A friend of mine is a bird rehabber in Atlantic County, NJ. He said that they get a large number of skimmers with beak injuries, usually sustained by striking objects in the water. So there are consequences to such a cool adaptation!

Good point and excellent shot demonstrating the narrowness of the beak. This puts paid to the ideas that have circulated for years that some pterosaurs used their beaks this way. No pterosaur yet found has a beak that narrowl

Oh, to be back on the beach again.

Well, actually, I was out at Jones Beach this week but it's not quite the same when you are wearing multiple layers and you start to lose feeling in your nose.

You'll have to come out here to New York in June so you can visit one of our skimmer colonies. Baby skimmers!

I guess birders named Corey are just great guys all around!

Wonderful skimmer shots and the grackle looks to be dancing.

That feeding description has me boggled though. If I'm the skimmer, aren't I past the groove in the water by the time a fish notices and rises?
Just the shadow of a bird will cause surface schools to duck and cover, so I'm not sure why I would choose to rise to a shadow and a surface disturbance if I were a finger mullet.

Just from watching them casually, I've always thought they relied on the abundance of mullet, menhaden, glass minnows, and killifish that crowd the surface waters.

Either way, it amazes me that they get enough food with that feeding method. I feel the same way about woodstork feeding strategy.
Obviously it works, but dang...

I knew I was being too slapdash here. I'm not speaking from a place of knowing skimmers well. But my understanding is that they cut the water (usually around dusk) fish rise to the light, they quarter back, still cutting, and get whatever they hit on the second pass. Lemme go root around a bit and see if that's what actually happens...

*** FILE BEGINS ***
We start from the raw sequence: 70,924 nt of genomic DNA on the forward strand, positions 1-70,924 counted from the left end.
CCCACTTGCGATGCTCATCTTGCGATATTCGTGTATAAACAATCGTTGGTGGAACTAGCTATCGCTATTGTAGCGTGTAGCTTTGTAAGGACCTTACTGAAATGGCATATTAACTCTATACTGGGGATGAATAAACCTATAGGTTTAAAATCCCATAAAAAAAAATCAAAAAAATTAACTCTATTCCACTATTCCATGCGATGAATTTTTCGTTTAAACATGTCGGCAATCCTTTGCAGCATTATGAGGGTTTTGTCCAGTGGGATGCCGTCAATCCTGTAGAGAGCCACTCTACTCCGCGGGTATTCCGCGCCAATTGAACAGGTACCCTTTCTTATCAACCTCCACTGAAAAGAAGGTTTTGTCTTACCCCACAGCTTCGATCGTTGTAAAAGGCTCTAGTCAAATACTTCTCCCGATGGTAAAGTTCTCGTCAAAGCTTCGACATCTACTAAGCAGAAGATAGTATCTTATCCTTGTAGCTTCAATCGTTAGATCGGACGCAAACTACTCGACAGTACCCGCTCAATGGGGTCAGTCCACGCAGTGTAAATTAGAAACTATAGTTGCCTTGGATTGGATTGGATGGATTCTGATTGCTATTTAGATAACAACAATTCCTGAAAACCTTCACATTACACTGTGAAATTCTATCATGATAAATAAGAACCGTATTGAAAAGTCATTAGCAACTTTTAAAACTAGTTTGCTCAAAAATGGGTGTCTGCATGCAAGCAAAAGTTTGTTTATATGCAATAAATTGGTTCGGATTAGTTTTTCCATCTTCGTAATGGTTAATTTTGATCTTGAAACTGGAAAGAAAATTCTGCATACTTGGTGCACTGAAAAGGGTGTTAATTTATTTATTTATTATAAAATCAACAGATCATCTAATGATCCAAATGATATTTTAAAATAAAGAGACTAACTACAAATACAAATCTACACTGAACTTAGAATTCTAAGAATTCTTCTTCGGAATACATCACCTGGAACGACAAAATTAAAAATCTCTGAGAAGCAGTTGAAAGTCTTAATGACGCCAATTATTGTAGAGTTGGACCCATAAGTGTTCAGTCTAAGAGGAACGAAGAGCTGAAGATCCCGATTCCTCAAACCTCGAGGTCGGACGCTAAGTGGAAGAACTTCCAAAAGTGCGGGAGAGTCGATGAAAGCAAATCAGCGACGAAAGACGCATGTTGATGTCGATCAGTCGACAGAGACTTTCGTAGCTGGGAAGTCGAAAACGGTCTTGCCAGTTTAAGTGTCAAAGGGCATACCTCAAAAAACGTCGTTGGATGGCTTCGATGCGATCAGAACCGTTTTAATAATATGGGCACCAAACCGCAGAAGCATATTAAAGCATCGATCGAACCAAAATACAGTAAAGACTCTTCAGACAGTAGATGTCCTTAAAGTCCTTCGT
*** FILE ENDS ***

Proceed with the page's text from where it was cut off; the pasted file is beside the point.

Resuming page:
Birds of North America did not enlighten me at all on this score. There was even a mention that some authors viewed skimming as unrelated to feeding? Hmmm. They did say that skimming is usually done while the bird is gliding, on motionless wings. True? So--flapflapflapglide-skimflapflapflap?
I did get this little tidbit that pleased me: "Anterior end of the esophagus is highly muscularized and forms a pseudosphincter that very likely prevents the swallowing of water while birds are skimming (MG unpubl. data). Unlike terns and gulls, captured young virtually never regurgitate, perhaps owing to this sphincter."
Mr. Powers, your mission, if you choose to accept it, is to figger out what those birds are actually doing while skimming/fishing.

Skimmers are one of my favourite birds - maybe because I only see them when I'm on holidays, but still. I love to watch them work.

Coincidentally was amazed to note the burnt umber feathers in the primary/secondary coverts of the skimmers I observed closely on a spit of sandbar today on Biolab Road, Merritt Island NWR. I had always thought they were totally B&W with that slash of orange bill. I spent the day there with an Orange Audubon group, always totally dazzled out there, sun splintering off the choppy waters, uncountable dazzling tree swallows. Gotta love a world that has roseate spoonbills in it. Real Florida.

They may just be showing off.